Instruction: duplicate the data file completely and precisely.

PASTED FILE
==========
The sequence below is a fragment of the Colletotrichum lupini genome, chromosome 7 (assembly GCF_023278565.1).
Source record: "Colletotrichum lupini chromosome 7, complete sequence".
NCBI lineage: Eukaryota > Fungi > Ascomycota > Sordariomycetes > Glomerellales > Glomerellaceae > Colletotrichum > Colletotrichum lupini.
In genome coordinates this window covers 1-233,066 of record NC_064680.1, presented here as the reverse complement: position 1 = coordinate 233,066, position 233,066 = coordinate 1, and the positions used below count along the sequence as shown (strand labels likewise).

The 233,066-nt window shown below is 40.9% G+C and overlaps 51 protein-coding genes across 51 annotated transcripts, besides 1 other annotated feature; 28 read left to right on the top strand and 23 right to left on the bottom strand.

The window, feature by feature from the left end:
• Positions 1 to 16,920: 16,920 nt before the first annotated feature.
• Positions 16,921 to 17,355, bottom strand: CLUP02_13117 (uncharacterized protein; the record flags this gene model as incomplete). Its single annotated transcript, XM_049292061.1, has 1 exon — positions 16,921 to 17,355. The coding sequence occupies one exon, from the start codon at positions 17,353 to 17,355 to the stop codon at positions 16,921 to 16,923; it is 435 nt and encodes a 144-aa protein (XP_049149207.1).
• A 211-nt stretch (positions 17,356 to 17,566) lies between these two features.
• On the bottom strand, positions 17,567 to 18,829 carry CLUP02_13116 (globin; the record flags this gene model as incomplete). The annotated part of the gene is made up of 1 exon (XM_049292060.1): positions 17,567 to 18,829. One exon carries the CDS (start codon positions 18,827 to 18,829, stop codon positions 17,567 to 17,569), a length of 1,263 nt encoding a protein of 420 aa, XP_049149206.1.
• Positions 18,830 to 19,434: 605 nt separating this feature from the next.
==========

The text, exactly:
The sequence below is a fragment of the Colletotrichum lupini genome, chromosome 7 (assembly GCF_023278565.1).
Source record: "Colletotrichum lupini chromosome 7, complete sequence".
NCBI lineage: Eukaryota > Fungi > Ascomycota > Sordariomycetes > Glomerellales > Glomerellaceae > Colletotrichum > Colletotrichum lupini.
In genome coordinates this window covers 1-233,066 of record NC_064680.1, presented here as the reverse complement: position 1 = coordinate 233,066, position 233,066 = coordinate 1, and the positions used below count along the sequence as shown (strand labels likewise).

The 233,066-nt window shown below is 40.9% G+C and overlaps 51 protein-coding genes across 51 annotated transcripts, besides 1 other annotated feature; 28 read left to right on the top strand and 23 right to left on the bottom strand.

The window, feature by feature from the left end:
• Positions 1 to 16,920: 16,920 nt before the first annotated feature.
• Positions 16,921 to 17,355, bottom strand: CLUP02_13117 (uncharacterized protein; the record flags this gene model as incomplete). Its single annotated transcript, XM_049292061.1, has 1 exon — positions 16,921 to 17,355. The coding sequence occupies one exon, from the start codon at positions 17,353 to 17,355 to the stop codon at positions 16,921 to 16,923; it is 435 nt and encodes a 144-aa protein (XP_049149207.1).
• A 211-nt stretch (positions 17,356 to 17,566) lies between these two features.
• On the bottom strand, positions 17,567 to 18,829 carry CLUP02_13116 (globin; the record flags this gene model as incomplete). The annotated part of the gene is made up of 1 exon (XM_049292060.1): positions 17,567 to 18,829. One exon carries the CDS (start codon positions 18,827 to 18,829, stop codon positions 17,567 to 17,569), a length of 1,263 nt encoding a protein of 420 aa, XP_049149206.1.
• Positions 18,830 to 19,434: 605 nt separating this feature from the next.